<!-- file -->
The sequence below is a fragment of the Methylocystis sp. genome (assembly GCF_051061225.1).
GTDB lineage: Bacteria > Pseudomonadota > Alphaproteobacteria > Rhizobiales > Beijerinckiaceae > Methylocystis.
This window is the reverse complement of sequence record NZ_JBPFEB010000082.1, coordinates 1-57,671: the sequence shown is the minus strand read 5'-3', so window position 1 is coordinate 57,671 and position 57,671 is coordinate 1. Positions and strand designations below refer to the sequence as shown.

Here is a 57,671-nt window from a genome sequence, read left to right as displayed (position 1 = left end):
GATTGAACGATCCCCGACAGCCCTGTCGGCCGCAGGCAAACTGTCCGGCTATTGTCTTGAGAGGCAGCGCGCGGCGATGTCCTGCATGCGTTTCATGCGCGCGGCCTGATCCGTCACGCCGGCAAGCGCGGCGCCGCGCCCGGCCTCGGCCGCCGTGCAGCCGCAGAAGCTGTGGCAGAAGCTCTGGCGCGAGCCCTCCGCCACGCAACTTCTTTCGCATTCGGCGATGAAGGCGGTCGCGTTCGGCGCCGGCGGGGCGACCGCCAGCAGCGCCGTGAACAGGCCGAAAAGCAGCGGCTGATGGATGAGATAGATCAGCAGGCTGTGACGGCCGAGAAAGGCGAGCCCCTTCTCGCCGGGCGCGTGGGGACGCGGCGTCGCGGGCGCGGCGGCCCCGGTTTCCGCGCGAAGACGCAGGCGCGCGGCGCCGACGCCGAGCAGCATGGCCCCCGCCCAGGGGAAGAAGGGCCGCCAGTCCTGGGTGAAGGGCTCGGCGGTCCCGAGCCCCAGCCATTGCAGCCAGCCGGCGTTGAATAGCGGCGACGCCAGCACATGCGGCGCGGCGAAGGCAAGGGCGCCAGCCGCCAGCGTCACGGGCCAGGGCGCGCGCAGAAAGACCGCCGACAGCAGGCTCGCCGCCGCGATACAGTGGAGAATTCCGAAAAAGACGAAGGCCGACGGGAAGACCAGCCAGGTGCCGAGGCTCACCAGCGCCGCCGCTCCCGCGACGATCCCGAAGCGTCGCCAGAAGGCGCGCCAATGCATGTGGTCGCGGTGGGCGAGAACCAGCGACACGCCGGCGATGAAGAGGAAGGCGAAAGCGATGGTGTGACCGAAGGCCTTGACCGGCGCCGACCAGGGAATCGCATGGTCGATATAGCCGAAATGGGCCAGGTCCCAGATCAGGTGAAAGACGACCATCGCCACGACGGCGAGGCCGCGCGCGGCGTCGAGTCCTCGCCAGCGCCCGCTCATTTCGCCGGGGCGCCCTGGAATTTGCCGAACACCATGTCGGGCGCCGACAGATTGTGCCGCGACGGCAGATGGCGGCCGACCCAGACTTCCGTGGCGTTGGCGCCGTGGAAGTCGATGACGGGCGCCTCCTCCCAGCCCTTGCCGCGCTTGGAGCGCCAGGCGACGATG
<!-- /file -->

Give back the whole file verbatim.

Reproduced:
The sequence below is a fragment of the Methylocystis sp. genome (assembly GCF_051061225.1).
GTDB lineage: Bacteria > Pseudomonadota > Alphaproteobacteria > Rhizobiales > Beijerinckiaceae > Methylocystis.
This window is the reverse complement of sequence record NZ_JBPFEB010000082.1, coordinates 1-57,671: the sequence shown is the minus strand read 5'-3', so window position 1 is coordinate 57,671 and position 57,671 is coordinate 1. Positions and strand designations below refer to the sequence as shown.

Here is a 57,671-nt window from a genome sequence, read left to right as displayed (position 1 = left end):
GATTGAACGATCCCCGACAGCCCTGTCGGCCGCAGGCAAACTGTCCGGCTATTGTCTTGAGAGGCAGCGCGCGGCGATGTCCTGCATGCGTTTCATGCGCGCGGCCTGATCCGTCACGCCGGCAAGCGCGGCGCCGCGCCCGGCCTCGGCCGCCGTGCAGCCGCAGAAGCTGTGGCAGAAGCTCTGGCGCGAGCCCTCCGCCACGCAACTTCTTTCGCATTCGGCGATGAAGGCGGTCGCGTTCGGCGCCGGCGGGGCGACCGCCAGCAGCGCCGTGAACAGGCCGAAAAGCAGCGGCTGATGGATGAGATAGATCAGCAGGCTGTGACGGCCGAGAAAGGCGAGCCCCTTCTCGCCGGGCGCGTGGGGACGCGGCGTCGCGGGCGCGGCGGCCCCGGTTTCCGCGCGAAGACGCAGGCGCGCGGCGCCGACGCCGAGCAGCATGGCCCCCGCCCAGGGGAAGAAGGGCCGCCAGTCCTGGGTGAAGGGCTCGGCGGTCCCGAGCCCCAGCCATTGCAGCCAGCCGGCGTTGAATAGCGGCGACGCCAGCACATGCGGCGCGGCGAAGGCAAGGGCGCCAGCCGCCAGCGTCACGGGCCAGGGCGCGCGCAGAAAGACCGCCGACAGCAGGCTCGCCGCCGCGATACAGTGGAGAATTCCGAAAAAGACGAAGGCCGACGGGAAGACCAGCCAGGTGCCGAGGCTCACCAGCGCCGCCGCTCCCGCGACGATCCCGAAGCGTCGCCAGAAGGCGCGCCAATGCATGTGGTCGCGGTGGGCGAGAACCAGCGACACGCCGGCGATGAAGAGGAAGGCGAAAGCGATGGTGTGACCGAAGGCCTTGACCGGCGCCGACCAGGGAATCGCATGGTCGATATAGCCGAAATGGGCCAGGTCCCAGATCAGGTGAAAGACGACCATCGCCACGACGGCGAGGCCGCGCGCGGCGTCGAGTCCTCGCCAGCGCCCGCTCATTTCGCCGGGGCGCCCTGGAATTTGCCGAACACCATGTCGGGCGCCGACAGATTGTGCCGCGACGGCAGATGGCGGCCGACCCAGACTTCCGTGGCGTTGGCGCCGTGGAAGTCGATGACGGGCGCCTCCTCCCAGCCCTTGCCGCGCTTGGAGCGCCAGGCGACGATG